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U.S. asks: How far will Russia go?

August 11, 2008|Tom Hamburger and Erika Hayasaki | Times Staff Writers

WASHINGTON — The United States and its allies scrambled Sunday to respond to Russia's attack on Georgia, including asking Moscow whether it intended to overthrow democratically elected President Mikheil Saakashvili.

The activity highlighted international concerns about how far Russia would go and whether its ultimate goal was to seize the Georgian capital of Tbilisi and restore domination over a former part of the Soviet Union.

But the answer to those questions remained elusive.

President Bush, in Beijing for the Olympics, continued his own high-level diplomacy and spoke with French President Nicolas Sarkozy, who holds the six-month rotating presidency of the European Union and shares Bush's general view of the situation in Georgia's separatist republic of South Ossetia.

On Saturday, he spoke with Saakashvili and Russian President Dmitry Medvedev.

"This violence is unacceptable," Bush said today in an interview with NBC, expressing "grave concern about the disproportionate response of Russia and . . . [the] bombing outside of South Ossetia.

"My administration has been engaged with both sides in this, trying to get a cease-fire," he said. ". . . There needs to be an international mediation."

At a news briefing for reporters in Beijing, White House Press Secretary Dana Perino said the United States was "100% focused on solving this peacefully. . . . We respect Georgia's territorial integrity and we expect Russia to do the same."

But worry tinged the comments of Western officials as reports of casualties and destruction escalated. The violence follows growing tension between Washington and the Kremlin over the future of nations -- like Georgia -- that were once part of the Soviet Union and the Warsaw Pact.

In Washington, Vice President Dick Cheney telephoned Saakashvili, assuring him that "Russian aggression will not go unanswered." His spokeswoman, Lea Anne McBride, said the vice president told the Georgian leader that Russia's continued attacks "would have serious consequences for its relations with the United States, as well as the broader international community."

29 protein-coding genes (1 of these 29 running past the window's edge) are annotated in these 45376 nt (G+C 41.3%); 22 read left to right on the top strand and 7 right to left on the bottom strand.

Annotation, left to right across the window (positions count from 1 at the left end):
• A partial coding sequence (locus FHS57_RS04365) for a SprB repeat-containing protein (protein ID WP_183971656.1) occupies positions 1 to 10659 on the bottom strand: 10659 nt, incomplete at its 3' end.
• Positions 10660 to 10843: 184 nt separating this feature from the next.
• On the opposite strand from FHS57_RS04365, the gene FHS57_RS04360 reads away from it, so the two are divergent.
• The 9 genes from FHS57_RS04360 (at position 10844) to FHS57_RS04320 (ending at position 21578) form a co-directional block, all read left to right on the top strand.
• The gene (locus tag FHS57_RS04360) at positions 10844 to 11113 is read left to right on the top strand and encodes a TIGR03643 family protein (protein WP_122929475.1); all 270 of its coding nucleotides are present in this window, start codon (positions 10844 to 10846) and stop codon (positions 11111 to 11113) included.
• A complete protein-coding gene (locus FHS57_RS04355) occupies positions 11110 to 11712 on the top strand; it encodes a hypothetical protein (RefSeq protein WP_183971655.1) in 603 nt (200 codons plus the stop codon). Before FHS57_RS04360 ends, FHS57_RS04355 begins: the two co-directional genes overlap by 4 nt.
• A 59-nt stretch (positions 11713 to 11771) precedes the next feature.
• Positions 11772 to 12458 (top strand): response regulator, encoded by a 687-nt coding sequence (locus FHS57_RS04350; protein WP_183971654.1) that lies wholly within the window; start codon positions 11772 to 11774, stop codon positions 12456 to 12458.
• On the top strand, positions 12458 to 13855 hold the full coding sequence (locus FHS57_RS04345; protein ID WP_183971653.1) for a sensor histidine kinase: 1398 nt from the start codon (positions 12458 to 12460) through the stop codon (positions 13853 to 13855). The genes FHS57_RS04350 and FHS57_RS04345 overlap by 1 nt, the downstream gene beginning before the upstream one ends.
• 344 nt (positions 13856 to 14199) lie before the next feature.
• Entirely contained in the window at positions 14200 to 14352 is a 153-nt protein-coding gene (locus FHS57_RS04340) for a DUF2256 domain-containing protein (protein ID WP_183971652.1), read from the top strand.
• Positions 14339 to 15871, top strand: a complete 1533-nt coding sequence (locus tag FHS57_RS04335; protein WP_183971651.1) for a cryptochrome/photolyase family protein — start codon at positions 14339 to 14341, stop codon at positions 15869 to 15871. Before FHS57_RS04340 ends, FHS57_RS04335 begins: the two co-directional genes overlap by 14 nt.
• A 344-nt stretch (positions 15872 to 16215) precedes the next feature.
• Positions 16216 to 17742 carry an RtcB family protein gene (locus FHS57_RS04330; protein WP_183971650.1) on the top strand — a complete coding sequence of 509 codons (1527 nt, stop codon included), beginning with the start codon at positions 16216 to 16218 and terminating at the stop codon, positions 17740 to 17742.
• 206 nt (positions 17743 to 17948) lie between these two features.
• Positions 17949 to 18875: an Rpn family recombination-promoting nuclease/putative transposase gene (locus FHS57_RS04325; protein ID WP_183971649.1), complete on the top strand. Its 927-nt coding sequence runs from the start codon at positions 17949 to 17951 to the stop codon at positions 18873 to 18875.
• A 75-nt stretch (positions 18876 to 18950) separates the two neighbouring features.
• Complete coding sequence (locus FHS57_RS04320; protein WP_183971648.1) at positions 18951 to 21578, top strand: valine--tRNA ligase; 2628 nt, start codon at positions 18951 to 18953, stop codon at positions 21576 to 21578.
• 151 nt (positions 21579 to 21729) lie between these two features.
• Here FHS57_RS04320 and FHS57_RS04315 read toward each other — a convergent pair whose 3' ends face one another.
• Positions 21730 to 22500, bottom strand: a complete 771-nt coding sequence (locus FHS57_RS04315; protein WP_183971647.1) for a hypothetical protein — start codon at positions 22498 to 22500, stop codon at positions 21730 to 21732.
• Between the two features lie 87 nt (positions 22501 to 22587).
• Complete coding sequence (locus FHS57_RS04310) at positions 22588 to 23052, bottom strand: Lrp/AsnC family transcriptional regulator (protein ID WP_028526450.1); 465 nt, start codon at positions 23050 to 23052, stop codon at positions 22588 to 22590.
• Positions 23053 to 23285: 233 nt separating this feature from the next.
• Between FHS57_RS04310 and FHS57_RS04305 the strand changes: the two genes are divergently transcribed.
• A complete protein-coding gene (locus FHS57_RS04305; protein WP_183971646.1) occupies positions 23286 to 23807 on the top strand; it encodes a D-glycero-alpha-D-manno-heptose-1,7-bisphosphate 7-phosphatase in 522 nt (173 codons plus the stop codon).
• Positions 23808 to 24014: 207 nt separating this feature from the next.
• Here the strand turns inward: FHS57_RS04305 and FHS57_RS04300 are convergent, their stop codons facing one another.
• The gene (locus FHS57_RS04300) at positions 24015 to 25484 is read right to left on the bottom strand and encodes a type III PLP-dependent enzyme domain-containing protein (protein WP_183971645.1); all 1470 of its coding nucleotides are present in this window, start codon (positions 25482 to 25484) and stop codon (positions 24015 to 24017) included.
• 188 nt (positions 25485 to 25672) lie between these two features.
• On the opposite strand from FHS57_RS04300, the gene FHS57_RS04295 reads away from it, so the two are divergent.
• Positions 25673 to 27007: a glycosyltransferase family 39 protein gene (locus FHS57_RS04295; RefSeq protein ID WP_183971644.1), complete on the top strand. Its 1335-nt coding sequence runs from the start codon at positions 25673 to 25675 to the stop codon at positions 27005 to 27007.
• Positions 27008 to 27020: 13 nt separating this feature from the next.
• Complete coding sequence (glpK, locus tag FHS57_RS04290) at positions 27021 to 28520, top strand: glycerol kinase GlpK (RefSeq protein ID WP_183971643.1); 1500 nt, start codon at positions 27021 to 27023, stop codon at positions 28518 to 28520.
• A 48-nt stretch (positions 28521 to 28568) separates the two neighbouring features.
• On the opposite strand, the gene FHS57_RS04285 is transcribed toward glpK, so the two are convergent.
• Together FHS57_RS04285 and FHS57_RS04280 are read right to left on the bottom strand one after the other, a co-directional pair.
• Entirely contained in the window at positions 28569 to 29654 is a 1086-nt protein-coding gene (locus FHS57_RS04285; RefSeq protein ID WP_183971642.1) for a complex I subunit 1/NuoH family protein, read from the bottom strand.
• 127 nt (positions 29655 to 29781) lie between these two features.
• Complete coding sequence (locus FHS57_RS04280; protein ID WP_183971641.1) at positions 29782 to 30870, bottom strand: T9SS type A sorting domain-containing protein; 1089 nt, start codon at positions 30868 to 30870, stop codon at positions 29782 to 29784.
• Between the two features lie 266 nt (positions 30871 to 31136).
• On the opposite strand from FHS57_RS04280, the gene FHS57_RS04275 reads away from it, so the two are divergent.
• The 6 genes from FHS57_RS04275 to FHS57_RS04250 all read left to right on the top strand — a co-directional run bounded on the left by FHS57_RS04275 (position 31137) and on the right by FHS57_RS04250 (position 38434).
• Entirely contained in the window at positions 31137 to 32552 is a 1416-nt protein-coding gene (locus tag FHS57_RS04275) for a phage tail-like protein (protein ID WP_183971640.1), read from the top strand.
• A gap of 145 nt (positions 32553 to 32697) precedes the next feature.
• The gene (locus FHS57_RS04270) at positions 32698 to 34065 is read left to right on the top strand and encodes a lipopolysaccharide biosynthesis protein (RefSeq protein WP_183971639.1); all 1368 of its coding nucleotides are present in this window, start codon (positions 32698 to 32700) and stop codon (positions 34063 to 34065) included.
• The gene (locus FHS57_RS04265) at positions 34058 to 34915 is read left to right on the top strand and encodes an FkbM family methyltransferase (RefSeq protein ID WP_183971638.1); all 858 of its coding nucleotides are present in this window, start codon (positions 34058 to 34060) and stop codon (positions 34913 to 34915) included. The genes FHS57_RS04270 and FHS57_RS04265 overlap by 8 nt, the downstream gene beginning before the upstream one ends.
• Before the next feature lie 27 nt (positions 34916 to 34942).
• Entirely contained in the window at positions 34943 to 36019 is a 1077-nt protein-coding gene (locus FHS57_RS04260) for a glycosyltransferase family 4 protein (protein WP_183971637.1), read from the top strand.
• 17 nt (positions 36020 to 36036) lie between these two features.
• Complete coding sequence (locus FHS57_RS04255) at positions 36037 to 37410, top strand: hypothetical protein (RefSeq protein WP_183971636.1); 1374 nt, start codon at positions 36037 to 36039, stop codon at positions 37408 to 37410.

White House deputy national security advisor James Jeffrey offered a more sanguine tone during the news briefing in Beijing, telling reporters that the Russians had informally provided an indication that, with a Georgian troop withdrawal and other steps, "this situation could be resolved peacefully. So . . . they have held that door open."

Georgian troops late last week attacked the pro-Russian province, apparently in an attempt to retake control. South Ossetia has been largely autonomous since a violent break in the early 1990s.

For much of the last two years, Washington and Moscow have been engaged in an escalating war of words over U.S. plans to base a missile defense system in the Czech Republic and Poland. At the same time, the Russians have chafed as relations warmed between the U.S. and some of the former Soviet states.

Under Saakashvili, Georgia has repeatedly sent soldiers to both Iraq and Afghanistan. The 2,000 troops that were patrolling the Iraqi border with Iran are now being sent back to Georgia with U.S. help. The U.S. also has nearly 150 military trainers in Georgia to help modernize its armed forces.

In New York on Sunday, the United Nations Security Council entered its fourth day of emergency session. U.S. Ambassador Zalmay Khalilzad condemned Russia for rejecting attempts to end the bloodshed and accused the Kremlin of trying to overthrow Saakashvili.

At one point, Khalilzad called Russia's aggression "a campaign of terror against the Georgian population."

This prompted a heated response from Russian Ambassador Vitaly Churkin: "This statement, Ambassador, is absolutely unacceptable, particularly from the lips of the permanent representative of a country whose actions we are aware of, including with regard to civilian populations in Iraq, Afghanistan and Serbia."

The Bush administration said Sunday that it would seek a resolution condemning Russia's military actions, but Russia holds a veto as one of the five permanent members of the Security Council. The council has been meeting since late Thursday, trying to come up with a cease-fire agreement, but so far talks have ended up in wrangling.

During Sunday's meeting, Khalilzad asked Churkin repeatedly, "Is your government's objective regime change in Georgia?"

Churkin responded, "Sometimes there are occasions when, and we know from history, there are different leaders who come to power either democratically or semi-democratically . . . and they become an obstacle."

Georgia's representative to the U.N., Irakli Alasania, said Churkin's response confirms to him that "what the Russian Federation is seeking through this military aggression and invasion is to change the democratically elected Georgian government."

When asked again, Churkin said: "I won't respond to that. I believe we've had enough polemics today."

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